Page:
Value of pro bono work done by private practice solicitors hits £475m

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By Legal Futures

31 January 2011


Helping hand: half of private practice solicitors undertook pro bono work last year

Solicitors in private practice undertook pro bono work in 2010 estimated at £475m, a rise of 19% on the year before, Law Society research has found.

The figure represents 2.3% of the total gross fee income for private practice last year, although the increase in value – compared to £339m in 2007 and £399m in 2009 – is largely attributable to higher average charge-out rates of £258 reported by respondents (£232 in 2009) and the ever-rising number of solicitors.

The survey of 1,200 solicitors said that 59% indicated they had undertaken pro bono work at some point in the past and 42% had done so during the 12 months prior to the survey. Solicitors working in private practice were around three times more likely to have undertaken pro bono work in the previous 12 months (50%) than those working in commerce and industry (15%) or in government (17%, up from 9% in 2009).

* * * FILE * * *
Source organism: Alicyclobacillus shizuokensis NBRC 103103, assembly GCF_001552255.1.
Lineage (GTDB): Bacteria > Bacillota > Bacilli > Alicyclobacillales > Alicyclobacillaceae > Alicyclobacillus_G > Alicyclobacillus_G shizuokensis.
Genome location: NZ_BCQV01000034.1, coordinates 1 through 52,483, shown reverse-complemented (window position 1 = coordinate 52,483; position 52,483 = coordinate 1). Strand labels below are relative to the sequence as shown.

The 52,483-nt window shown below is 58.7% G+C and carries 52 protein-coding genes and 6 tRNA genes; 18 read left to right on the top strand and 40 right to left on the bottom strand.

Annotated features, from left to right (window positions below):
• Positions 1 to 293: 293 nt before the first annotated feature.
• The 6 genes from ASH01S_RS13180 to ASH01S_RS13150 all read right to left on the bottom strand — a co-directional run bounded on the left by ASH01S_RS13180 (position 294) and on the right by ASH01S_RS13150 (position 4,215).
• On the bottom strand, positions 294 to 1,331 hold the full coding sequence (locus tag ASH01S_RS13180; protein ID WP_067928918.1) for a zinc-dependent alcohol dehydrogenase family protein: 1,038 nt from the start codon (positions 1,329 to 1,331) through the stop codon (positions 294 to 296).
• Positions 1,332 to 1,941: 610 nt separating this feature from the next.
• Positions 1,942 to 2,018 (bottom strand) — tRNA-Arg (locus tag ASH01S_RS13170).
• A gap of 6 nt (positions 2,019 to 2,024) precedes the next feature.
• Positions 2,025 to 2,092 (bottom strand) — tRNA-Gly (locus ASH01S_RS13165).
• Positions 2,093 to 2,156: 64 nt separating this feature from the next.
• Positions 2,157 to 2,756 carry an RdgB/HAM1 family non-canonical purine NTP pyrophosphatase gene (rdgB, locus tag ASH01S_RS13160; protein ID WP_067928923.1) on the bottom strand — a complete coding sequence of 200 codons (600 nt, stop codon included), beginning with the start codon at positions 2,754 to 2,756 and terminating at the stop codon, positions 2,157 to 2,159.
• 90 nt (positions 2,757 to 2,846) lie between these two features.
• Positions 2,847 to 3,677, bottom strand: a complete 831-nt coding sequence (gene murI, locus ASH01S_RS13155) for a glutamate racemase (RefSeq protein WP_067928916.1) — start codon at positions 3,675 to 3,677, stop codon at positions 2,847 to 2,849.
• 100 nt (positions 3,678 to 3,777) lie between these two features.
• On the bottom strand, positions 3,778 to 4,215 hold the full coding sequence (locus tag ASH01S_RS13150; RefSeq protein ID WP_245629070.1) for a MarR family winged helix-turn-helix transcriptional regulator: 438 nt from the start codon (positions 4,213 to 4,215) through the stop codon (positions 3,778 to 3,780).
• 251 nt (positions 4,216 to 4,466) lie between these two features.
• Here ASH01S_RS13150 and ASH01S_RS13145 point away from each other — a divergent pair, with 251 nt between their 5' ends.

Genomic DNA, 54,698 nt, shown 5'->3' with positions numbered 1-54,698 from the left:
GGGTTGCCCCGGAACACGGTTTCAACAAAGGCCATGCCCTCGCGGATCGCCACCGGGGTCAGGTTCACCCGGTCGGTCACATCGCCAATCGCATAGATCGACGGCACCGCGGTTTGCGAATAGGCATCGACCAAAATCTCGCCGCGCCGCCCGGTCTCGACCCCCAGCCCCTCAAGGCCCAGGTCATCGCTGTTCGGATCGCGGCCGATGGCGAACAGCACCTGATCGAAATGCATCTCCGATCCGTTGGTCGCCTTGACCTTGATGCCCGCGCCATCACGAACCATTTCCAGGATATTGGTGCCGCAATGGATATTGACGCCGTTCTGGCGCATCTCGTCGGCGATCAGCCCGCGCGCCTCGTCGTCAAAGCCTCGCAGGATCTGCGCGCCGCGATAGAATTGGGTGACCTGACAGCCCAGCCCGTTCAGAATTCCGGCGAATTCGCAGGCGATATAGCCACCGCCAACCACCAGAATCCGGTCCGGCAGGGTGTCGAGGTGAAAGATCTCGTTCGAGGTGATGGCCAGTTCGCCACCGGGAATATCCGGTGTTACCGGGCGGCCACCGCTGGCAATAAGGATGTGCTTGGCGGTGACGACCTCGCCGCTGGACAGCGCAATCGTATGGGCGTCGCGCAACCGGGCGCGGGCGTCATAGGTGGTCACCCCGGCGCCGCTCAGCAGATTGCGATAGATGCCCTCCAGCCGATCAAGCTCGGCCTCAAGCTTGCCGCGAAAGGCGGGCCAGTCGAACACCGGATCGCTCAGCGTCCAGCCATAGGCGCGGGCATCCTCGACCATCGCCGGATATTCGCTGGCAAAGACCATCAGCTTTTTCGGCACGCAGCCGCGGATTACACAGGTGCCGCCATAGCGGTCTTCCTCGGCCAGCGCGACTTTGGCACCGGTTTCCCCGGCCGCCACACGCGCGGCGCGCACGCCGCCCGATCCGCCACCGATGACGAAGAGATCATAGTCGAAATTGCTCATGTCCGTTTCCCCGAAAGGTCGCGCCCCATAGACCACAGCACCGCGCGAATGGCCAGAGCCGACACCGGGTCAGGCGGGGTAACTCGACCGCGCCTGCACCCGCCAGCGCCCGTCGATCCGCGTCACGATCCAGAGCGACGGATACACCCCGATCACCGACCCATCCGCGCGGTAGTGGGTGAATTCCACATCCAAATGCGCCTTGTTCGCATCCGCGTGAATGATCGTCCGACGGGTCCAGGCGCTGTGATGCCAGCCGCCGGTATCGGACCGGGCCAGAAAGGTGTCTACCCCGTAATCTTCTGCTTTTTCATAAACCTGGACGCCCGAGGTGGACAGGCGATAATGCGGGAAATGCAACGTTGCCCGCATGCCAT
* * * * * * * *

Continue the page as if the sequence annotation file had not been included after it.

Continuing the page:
Private practice solicitors at firms of between two and 10 partners were most likely to conduct pro bono work in 2010, and those at firms of 11-25 partners the least likely.

The overall average number of hours worked by private practice solicitors in 2010 remained the same as in 2009 at 45 hours, with partners doing a greater number of hours than assistants/associates – sole practitioners, on average, undertook 122 hours of pro bono work, compared to 58 hours for equity partners, 39 hours for salaried partners and 34 hours reported by assistants/associates. This reflects the link between the time spent on pro bono and seniority.

In both 2009 and 2010, solicitors working in the largest firms (with 26 or more partners) reported spending the least time on pro bono clients – 33 hours on average in 2009 and 31 hours in 2010.

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We all know that nothing in life is certain. As the actor, director and philosopher Clint Eastwood once said: “If you want a guarantee, buy a toaster.” He also said he’d tried being reasonable and didn’t like it. They should teach this kind of philosophy in law school. One thing in life is reasonably certain though. If you’re a law firm worth your salt, at some point you will be approached by another entity (most probably a work introducer) with a whizzy idea to ‘partner’ with you to ‘help you accelerate your growth’. In commercial speak this means, ‘we’d like to keep feeding you work but we’d also like to share in your profits’. The arrangement may be pitched to you as a joint venture – a win-win no less.

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